Fire Modeling Tools Improved
Models are an invaluable tool for many areas of research, especially when systems are very complex or very dangerous. Fires would fall into both categories, so it is not surprising that computers models exist to try to predict how it behaves, and how well suppression methods will work on various conflagrations. Researchers at NIST first publicly released the Fire Dynamics Simulator (FDS) in 2000 and have recently released its sixth version, with new algorithms and routines to make it more accurate than ever.
Like many other situations, knowledge is critical for fighting fires, but gathering it is not always going to be as easy as striking a match. Some situations are going to be too dangerous for a real-life test, and sometimes you want the information after a fire has burned out. This is where the FDS comes in handy by accurately modeling the situations presented to it, from house fires to fires in substations, nuclear facilities, aircraft cabins, and more.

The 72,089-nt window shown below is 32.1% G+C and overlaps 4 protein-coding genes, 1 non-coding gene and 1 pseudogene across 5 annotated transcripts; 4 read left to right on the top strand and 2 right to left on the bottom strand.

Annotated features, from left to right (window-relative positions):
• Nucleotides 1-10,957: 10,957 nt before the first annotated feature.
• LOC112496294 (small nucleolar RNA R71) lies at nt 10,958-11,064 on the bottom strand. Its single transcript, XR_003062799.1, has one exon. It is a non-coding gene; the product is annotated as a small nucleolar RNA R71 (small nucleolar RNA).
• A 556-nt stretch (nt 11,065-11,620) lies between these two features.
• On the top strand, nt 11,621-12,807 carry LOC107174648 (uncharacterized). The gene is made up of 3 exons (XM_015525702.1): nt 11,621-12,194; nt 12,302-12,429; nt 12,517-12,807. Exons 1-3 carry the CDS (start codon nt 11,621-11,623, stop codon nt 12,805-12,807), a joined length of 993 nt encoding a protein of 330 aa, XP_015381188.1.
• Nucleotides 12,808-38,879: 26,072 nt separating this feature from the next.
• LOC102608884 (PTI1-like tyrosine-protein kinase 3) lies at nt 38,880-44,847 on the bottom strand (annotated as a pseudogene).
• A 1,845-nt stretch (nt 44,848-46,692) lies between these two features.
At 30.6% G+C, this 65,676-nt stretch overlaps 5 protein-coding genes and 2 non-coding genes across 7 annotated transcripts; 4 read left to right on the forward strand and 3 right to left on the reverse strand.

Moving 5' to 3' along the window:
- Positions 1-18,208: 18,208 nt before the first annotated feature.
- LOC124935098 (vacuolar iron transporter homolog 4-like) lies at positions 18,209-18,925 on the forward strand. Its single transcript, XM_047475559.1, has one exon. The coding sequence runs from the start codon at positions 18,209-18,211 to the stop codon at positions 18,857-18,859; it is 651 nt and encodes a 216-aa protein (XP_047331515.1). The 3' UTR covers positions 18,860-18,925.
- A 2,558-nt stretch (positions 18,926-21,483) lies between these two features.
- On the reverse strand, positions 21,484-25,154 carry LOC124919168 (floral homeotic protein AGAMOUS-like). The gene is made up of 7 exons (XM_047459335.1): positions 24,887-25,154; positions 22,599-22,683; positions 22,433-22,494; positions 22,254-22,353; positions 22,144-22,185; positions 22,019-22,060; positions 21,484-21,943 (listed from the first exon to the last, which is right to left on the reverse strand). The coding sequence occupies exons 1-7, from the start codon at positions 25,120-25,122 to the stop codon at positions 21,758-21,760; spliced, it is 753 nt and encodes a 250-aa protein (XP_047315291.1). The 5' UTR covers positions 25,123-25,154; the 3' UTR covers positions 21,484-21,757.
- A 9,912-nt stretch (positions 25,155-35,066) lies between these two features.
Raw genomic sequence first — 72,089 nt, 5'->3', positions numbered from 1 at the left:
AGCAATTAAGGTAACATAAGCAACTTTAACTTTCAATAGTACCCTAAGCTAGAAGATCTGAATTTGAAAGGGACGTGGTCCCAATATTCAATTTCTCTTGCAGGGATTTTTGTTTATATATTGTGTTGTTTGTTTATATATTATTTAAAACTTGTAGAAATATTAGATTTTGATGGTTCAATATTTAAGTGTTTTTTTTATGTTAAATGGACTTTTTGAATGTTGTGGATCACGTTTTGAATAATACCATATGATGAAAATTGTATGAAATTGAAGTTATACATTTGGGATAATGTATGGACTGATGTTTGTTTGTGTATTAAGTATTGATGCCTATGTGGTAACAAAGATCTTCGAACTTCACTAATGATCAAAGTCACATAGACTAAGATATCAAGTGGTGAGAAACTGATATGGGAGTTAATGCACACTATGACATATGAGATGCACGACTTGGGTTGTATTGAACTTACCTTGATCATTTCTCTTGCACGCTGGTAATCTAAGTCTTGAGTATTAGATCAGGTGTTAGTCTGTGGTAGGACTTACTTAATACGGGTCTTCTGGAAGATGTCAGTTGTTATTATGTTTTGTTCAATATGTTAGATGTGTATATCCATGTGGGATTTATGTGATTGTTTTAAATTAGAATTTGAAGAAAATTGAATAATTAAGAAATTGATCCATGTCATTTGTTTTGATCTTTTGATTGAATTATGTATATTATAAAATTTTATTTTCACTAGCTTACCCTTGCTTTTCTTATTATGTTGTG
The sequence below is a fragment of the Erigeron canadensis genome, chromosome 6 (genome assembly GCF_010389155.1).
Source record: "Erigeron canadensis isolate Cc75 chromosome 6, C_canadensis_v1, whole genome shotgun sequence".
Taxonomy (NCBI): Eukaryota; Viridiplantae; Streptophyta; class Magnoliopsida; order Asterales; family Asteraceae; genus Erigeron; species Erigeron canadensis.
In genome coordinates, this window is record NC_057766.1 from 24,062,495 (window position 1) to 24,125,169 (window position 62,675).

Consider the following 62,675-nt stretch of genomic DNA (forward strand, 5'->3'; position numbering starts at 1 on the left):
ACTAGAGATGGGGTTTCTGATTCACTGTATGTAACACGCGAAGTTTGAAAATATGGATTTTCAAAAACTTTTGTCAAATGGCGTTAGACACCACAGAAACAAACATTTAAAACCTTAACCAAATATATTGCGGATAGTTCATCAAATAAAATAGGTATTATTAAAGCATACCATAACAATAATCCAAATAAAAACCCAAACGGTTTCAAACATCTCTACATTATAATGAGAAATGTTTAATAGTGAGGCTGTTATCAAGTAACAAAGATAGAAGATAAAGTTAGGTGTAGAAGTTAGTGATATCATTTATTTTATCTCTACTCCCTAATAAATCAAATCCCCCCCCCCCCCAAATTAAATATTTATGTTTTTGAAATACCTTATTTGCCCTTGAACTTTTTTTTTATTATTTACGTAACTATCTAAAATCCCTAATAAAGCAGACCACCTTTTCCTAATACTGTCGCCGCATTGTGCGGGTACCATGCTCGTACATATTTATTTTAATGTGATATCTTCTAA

Previous versions of FDS and the accompanying Smokeview applications have already contributed to improving firefighter tactics across the planet. So far the volunteer translations services and rewritten the programs' documentation into at least fifteen languages.